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    [Show abstract] [Hide abstract] ABSTRACT: Due to the spread of pyrethroid-resistance in malaria vectors in Africa, new strategies and tools are urgently needed to better control malaria transmission. The aim of this study was to evaluate the performances of a new mosaic long-lasting insecticidal net (LLIN), i.e. PermaNet 3.0, against wild pyrethroid-resistant Anopheles gambiae s.l. in West and Central Africa. A multi centre experimental hut trial was conducted in Malanville (Benin), Vallée du Kou (Burkina Faso) and Pitoa (Cameroon) to investigate the exophily, blood feeding inhibition and mortality induced by PermaNet 3.0 (i.e. a mosaic net containing piperonyl butoxide and deltamethrin on the roof) comparatively to the WHO recommended PermaNet 2.0 (unwashed and washed 20-times) and a conventionally deltamethrin-treated net (CTN). The personal protection and insecticidal activity of PermaNet 3.0 and PermaNet 2.0 were excellent (>80%) in the "pyrethroid-tolerant" area of Malanville. In the pyrethroid-resistance areas of Pitoa (metabolic resistance) and Vallée du Kou (presence of the L1014F kdr mutation), PermaNet 3.0 showed equal or better performances than PermaNet 2.0. It should be noted however that the deltamethrin content on PermaNet 3.0 was up to twice higher than that of PermaNet 2.0. Significant reduction of efficacy of both LLIN was noted after 20 washes although PermaNet 3.0 still fulfilled the WHO requirement for LLIN. The use of combination nets for malaria control offers promising prospects. However, further investigations are needed to demonstrate the benefits of using PermaNet 3.0 for the control of pyrethroid resistant mosquito populations in Africa.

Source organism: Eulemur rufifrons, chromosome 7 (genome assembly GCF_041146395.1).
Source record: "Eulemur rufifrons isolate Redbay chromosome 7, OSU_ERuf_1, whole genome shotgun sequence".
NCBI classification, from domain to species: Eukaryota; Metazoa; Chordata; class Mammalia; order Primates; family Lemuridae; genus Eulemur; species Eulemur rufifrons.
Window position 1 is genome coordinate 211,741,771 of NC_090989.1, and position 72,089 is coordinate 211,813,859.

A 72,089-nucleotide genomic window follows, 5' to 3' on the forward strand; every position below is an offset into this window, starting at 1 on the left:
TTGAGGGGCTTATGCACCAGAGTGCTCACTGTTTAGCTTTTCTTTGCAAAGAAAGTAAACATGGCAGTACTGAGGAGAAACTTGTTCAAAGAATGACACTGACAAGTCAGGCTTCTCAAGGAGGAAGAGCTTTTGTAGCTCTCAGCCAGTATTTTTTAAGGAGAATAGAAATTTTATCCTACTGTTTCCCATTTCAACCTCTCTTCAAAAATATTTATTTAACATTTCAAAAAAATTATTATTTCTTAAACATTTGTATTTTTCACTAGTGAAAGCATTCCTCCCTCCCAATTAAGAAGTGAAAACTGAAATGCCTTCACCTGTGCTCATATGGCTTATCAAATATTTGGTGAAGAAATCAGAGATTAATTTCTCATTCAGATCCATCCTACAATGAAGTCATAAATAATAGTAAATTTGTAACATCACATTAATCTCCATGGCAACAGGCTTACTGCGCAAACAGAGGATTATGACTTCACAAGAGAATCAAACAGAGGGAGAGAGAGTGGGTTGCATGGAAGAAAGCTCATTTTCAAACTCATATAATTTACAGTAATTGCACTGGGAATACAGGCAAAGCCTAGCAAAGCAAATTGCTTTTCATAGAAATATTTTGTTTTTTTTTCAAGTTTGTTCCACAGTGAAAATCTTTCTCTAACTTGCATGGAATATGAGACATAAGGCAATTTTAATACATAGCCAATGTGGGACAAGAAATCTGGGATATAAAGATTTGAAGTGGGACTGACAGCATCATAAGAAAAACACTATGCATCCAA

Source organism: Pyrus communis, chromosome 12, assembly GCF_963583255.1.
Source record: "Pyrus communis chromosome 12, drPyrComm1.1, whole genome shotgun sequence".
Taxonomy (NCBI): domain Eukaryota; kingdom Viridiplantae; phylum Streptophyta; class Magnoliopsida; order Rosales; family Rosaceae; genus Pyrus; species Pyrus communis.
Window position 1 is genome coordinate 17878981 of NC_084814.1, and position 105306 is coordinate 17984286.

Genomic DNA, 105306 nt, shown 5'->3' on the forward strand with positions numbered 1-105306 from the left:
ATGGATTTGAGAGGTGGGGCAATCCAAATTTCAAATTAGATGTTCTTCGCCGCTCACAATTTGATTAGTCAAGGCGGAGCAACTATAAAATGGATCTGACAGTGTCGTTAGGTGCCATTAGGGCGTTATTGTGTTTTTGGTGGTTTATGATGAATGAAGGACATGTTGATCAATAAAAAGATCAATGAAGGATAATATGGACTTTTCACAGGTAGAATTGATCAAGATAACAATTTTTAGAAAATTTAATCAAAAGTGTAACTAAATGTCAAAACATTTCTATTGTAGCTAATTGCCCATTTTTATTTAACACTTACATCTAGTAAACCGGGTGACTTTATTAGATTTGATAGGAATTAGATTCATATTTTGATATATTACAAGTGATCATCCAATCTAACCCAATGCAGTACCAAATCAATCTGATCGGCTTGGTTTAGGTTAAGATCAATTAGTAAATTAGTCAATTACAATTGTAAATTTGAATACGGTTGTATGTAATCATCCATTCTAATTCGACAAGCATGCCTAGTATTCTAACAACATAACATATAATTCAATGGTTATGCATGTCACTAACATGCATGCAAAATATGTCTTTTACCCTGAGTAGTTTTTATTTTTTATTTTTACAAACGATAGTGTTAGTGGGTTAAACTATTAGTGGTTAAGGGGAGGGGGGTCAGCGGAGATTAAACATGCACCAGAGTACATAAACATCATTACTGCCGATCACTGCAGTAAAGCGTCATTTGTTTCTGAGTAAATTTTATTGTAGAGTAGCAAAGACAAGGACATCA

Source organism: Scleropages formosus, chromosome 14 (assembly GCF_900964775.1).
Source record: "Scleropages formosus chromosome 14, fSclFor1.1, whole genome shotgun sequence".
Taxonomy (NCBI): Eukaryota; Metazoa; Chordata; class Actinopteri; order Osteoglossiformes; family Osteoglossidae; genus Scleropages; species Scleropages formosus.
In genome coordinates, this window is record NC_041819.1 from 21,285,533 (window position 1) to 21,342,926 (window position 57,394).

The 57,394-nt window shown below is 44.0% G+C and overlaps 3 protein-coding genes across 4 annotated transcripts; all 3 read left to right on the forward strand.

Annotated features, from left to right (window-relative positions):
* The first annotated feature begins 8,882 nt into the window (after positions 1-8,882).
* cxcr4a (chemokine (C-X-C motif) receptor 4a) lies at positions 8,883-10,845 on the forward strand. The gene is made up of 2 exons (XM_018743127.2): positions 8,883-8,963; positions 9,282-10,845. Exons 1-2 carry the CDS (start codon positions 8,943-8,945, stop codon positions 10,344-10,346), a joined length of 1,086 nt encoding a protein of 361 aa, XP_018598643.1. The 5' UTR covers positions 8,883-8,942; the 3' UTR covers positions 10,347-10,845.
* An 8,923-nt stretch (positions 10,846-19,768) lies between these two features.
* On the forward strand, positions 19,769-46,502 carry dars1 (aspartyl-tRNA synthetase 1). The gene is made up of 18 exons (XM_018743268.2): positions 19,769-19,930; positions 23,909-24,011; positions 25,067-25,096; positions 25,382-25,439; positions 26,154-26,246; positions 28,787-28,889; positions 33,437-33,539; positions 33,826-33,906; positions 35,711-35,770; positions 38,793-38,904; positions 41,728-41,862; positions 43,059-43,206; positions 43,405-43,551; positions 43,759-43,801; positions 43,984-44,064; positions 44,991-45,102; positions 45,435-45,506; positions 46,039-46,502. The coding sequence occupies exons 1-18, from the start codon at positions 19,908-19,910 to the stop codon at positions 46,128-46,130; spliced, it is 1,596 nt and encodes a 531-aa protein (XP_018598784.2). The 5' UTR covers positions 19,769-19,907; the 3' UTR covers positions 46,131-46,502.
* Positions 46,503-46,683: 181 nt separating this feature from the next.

Full-text available · Article · Apr 2010 · Malaria Journal
  • [Show abstract] [Hide abstract] ABSTRACT: Comparison of blood feeding rates obtained for free flying wild Anopheles gambiae in experimental huts of all countries. Raw data from the experimental hut trials.
    File available · Data · Apr 2010
  • [Show abstract] [Hide abstract] ABSTRACT: Comparison of exophily obtained for free flying wild Anopheles gambiae in experimental huts of all countries. Raw data from the experimental hut trials.
    File available · Data · Apr 2010
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    [Show abstract] [Hide abstract] ABSTRACT: Comparison of mortality rates obtained for free flying wild Anopheles gambiae in experimental huts of all countries. Raw data from the experimental hut trials.
    File available · Data · Apr 2010
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    [Show abstract] [Hide abstract] ABSTRACT: Combination mosquito nets incorporating two unrelated insecticides or insecticide plus synergist are designed to control insecticide resistant mosquitoes. PermaNet 3.0 is a long-lasting combination net incorporating deltamethrin on the side panels and a mixture of deltamethrin and synergist piperonyl butoxide (PBO) on the top panel. PBO is an inhibitor of mixed function oxidases implicated in pyrethroid resistance. An experimental hut trial comparing PermaNet 3.0, PermaNet 2.0 and a conventional deltamethrin-treated net was conducted in NE Tanzania using standard WHOPES procedures. The PermaNet arms included unwashed nets and nets washed 20 times. PermaNet 2.0 is a long-lasting insecticidal net incorporating deltamethrin as a single active. Against pyrethroid susceptible Anopheles gambiae the unwashed PermaNet 3.0 showed no difference to unwashed PermaNet 2.0 in terms of mortality (95% killed), but showed differences in blood-feeding rate (3% blood-fed with PermaNet 3.0 versus 10% with PermaNet 2.0). After 20 washes the two products showed no difference in feeding rate (10% with 3.0 and 9% with 2.0) but showed small differences in mortality (95% with 3.0 and 87% with 2.0). Against pyrethroid resistant Culex quinquefasciatus, mediated by elevated oxidase and kdr mechanisms, the unwashed PermaNet 3.0 killed 48% and PermaNet 2.0 killed 32% but after 20 washes there was no significant difference in mortality between the two products (32% killed by 3.0 and 30% by 2.0). For protecting against Culex PermaNet 3.0 showed no difference to PermaNet 2.0 when either unwashed or after 20 washes; both products were highly protective against biting. Laboratory tunnel bioassays confirmed the loss of biological activity of the PBO/deltamethrin-treated panel after washing. Both PermaNet products were highly effective against susceptible Anopheles gambiae. As a long-lasting net to control or protect against pyrethroid resistant mosquitoes PermaNet 3.0 showed limited improvement over PermaNet 2.0 against Culex quinquefasciatus.